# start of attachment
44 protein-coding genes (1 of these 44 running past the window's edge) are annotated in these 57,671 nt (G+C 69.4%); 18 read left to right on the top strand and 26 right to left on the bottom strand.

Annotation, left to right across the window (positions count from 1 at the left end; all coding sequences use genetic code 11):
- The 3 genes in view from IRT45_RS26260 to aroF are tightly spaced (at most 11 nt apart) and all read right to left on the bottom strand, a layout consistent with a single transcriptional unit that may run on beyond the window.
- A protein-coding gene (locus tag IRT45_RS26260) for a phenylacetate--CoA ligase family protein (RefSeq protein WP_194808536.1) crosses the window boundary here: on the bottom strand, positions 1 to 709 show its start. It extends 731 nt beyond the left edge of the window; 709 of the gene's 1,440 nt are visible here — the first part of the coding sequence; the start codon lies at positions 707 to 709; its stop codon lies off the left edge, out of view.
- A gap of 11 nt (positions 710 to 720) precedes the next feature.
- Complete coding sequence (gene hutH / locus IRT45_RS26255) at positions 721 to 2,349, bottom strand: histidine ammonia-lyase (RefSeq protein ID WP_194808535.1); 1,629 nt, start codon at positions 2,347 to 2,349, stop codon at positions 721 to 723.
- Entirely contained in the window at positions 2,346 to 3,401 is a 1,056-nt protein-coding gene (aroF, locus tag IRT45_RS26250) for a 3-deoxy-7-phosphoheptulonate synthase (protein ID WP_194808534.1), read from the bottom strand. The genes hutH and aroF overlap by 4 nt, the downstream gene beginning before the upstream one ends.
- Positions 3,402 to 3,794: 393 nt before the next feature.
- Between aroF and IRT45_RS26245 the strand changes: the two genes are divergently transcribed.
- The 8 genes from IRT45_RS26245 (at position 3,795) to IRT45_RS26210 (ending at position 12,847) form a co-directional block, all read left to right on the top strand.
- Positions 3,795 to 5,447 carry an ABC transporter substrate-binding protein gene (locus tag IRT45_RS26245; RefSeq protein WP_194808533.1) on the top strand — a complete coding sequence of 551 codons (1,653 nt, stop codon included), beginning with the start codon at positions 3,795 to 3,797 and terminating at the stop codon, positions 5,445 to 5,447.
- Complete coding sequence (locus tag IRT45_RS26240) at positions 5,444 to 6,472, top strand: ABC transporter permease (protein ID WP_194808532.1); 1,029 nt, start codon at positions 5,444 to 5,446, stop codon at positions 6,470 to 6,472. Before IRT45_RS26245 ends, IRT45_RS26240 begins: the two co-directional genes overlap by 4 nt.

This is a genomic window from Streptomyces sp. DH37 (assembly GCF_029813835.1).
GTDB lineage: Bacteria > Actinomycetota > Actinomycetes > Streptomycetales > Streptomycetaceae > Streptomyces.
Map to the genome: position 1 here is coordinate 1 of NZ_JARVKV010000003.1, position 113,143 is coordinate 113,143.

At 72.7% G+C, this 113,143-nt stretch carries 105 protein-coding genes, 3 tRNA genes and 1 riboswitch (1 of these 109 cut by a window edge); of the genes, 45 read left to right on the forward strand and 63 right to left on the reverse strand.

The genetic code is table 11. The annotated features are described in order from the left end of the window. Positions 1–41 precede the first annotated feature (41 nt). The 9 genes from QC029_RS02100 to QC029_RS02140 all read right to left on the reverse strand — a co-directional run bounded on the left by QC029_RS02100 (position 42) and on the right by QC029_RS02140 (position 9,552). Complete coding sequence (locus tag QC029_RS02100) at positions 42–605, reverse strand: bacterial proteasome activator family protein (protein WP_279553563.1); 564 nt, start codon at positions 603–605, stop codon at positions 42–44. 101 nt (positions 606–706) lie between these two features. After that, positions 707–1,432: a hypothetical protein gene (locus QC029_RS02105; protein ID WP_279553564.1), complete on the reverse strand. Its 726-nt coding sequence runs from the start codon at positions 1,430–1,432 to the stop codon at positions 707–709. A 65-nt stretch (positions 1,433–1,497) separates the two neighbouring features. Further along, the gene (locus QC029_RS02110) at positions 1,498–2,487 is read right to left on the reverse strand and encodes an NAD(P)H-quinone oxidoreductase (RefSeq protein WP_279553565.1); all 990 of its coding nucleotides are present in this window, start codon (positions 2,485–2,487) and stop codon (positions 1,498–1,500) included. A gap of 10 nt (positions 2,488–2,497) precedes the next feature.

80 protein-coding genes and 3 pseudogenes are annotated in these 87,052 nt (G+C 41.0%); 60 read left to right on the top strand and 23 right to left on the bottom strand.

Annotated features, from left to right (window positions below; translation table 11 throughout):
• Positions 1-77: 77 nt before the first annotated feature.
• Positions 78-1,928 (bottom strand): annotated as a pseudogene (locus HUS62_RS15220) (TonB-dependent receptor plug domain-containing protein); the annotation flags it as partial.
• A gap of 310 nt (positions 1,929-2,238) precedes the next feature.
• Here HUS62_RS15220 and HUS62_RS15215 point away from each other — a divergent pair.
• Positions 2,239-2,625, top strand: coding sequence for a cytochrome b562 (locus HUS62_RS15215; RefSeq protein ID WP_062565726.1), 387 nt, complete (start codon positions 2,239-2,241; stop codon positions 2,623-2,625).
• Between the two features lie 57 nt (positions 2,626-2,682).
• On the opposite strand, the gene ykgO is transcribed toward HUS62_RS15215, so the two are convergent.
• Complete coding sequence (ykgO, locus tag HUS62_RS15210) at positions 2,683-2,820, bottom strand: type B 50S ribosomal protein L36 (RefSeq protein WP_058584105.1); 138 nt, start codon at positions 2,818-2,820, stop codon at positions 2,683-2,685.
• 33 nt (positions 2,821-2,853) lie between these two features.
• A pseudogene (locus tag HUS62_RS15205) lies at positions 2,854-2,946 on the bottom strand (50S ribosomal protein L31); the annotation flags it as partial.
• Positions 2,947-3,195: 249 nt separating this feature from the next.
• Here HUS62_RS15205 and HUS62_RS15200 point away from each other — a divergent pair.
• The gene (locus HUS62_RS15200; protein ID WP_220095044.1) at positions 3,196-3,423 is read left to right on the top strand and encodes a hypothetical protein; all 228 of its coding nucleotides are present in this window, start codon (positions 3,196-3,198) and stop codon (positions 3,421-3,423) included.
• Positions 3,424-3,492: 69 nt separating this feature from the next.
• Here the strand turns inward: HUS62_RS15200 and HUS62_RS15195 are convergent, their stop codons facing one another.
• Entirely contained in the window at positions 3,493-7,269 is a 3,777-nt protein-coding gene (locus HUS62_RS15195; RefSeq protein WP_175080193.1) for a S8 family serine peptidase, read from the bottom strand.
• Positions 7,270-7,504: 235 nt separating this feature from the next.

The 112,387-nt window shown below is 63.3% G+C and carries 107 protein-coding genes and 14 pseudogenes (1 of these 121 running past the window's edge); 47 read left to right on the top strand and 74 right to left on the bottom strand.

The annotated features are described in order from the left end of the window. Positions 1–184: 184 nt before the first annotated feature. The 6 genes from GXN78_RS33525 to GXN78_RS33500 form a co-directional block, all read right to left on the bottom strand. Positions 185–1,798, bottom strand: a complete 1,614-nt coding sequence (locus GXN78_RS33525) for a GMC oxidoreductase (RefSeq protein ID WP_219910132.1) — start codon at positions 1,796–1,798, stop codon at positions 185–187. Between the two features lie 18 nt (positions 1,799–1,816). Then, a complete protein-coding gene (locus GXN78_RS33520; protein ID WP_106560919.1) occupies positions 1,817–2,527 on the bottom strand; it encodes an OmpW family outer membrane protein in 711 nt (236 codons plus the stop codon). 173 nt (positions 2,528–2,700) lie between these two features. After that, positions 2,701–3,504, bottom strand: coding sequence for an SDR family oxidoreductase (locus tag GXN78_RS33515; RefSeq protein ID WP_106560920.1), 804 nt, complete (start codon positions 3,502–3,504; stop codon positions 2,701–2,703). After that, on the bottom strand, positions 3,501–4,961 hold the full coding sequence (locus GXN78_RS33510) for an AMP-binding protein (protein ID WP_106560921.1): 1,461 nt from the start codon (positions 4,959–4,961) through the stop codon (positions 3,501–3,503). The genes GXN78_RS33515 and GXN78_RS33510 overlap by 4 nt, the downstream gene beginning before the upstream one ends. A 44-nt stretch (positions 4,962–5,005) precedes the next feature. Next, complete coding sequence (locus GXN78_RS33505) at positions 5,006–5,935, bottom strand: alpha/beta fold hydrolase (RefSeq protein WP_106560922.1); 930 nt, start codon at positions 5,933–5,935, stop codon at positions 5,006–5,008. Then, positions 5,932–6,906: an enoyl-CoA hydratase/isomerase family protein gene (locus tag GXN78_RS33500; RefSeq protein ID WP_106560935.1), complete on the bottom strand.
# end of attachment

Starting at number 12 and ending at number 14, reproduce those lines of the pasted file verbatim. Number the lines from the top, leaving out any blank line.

- Complete coding sequence (locus tag IRT45_RS26240) at positions 5,444 to 6,472, top strand: ABC transporter permease (protein ID WP_194808532.1); 1,029 nt, start codon at positions 5,444 to 5,446, stop codon at positions 6,470 to 6,472. Before IRT45_RS26245 ends, IRT45_RS26240 begins: the two co-directional genes overlap by 4 nt.

This is a genomic window from Streptomyces sp. DH37 (assembly GCF_029813835.1).
GTDB lineage: Bacteria > Actinomycetota > Actinomycetes > Streptomycetales > Streptomycetaceae > Streptomyces.